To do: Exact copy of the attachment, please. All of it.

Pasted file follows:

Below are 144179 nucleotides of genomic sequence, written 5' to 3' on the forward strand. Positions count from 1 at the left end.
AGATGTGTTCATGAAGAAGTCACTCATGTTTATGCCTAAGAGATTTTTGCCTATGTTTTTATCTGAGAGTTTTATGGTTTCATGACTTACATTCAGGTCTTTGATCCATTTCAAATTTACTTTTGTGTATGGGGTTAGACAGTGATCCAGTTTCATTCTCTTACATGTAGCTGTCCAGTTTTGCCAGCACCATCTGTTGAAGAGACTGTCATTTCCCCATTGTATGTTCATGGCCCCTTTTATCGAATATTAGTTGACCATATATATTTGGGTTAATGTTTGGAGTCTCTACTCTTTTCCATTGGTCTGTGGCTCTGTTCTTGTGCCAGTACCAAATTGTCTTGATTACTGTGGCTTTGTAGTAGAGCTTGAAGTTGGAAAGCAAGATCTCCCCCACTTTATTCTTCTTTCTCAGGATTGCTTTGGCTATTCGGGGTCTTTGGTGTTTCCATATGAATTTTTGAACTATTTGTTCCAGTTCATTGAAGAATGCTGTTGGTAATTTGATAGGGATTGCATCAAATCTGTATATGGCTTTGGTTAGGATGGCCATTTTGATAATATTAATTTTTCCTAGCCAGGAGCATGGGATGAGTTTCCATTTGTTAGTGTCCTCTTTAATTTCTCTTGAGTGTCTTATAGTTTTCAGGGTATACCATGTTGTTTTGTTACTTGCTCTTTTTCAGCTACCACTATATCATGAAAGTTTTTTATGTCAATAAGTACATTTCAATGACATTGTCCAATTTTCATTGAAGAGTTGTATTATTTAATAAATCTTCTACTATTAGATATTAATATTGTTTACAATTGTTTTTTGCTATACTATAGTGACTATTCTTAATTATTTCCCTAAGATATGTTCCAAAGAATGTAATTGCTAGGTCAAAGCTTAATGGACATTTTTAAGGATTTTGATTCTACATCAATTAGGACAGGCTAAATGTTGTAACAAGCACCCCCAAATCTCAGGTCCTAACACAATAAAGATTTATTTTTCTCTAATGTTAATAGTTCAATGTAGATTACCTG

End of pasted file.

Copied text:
Below are 144179 nucleotides of genomic sequence, written 5' to 3' on the forward strand. Positions count from 1 at the left end.
AGATGTGTTCATGAAGAAGTCACTCATGTTTATGCCTAAGAGATTTTTGCCTATGTTTTTATCTGAGAGTTTTATGGTTTCATGACTTACATTCAGGTCTTTGATCCATTTCAAATTTACTTTTGTGTATGGGGTTAGACAGTGATCCAGTTTCATTCTCTTACATGTAGCTGTCCAGTTTTGCCAGCACCATCTGTTGAAGAGACTGTCATTTCCCCATTGTATGTTCATGGCCCCTTTTATCGAATATTAGTTGACCATATATATTTGGGTTAATGTTTGGAGTCTCTACTCTTTTCCATTGGTCTGTGGCTCTGTTCTTGTGCCAGTACCAAATTGTCTTGATTACTGTGGCTTTGTAGTAGAGCTTGAAGTTGGAAAGCAAGATCTCCCCCACTTTATTCTTCTTTCTCAGGATTGCTTTGGCTATTCGGGGTCTTTGGTGTTTCCATATGAATTTTTGAACTATTTGTTCCAGTTCATTGAAGAATGCTGTTGGTAATTTGATAGGGATTGCATCAAATCTGTATATGGCTTTGGTTAGGATGGCCATTTTGATAATATTAATTTTTCCTAGCCAGGAGCATGGGATGAGTTTCCATTTGTTAGTGTCCTCTTTAATTTCTCTTGAGTGTCTTATAGTTTTCAGGGTATACCATGTTGTTTTGTTACTTGCTCTTTTTCAGCTACCACTATATCATGAAAGTTTTTTATGTCAATAAGTACATTTCAATGACATTGTCCAATTTTCATTGAAGAGTTGTATTATTTAATAAATCTTCTACTATTAGATATTAATATTGTTTACAATTGTTTTTTGCTATACTATAGTGACTATTCTTAATTATTTCCCTAAGATATGTTCCAAAGAATGTAATTGCTAGGTCAAAGCTTAATGGACATTTTTAAGGATTTTGATTCTACATCAATTAGGACAGGCTAAATGTTGTAACAAGCACCCCCAAATCTCAGGTCCTAACACAATAAAGATTTATTTTTCTCTAATGTTAATAGTTCAATGTAGATTACCTG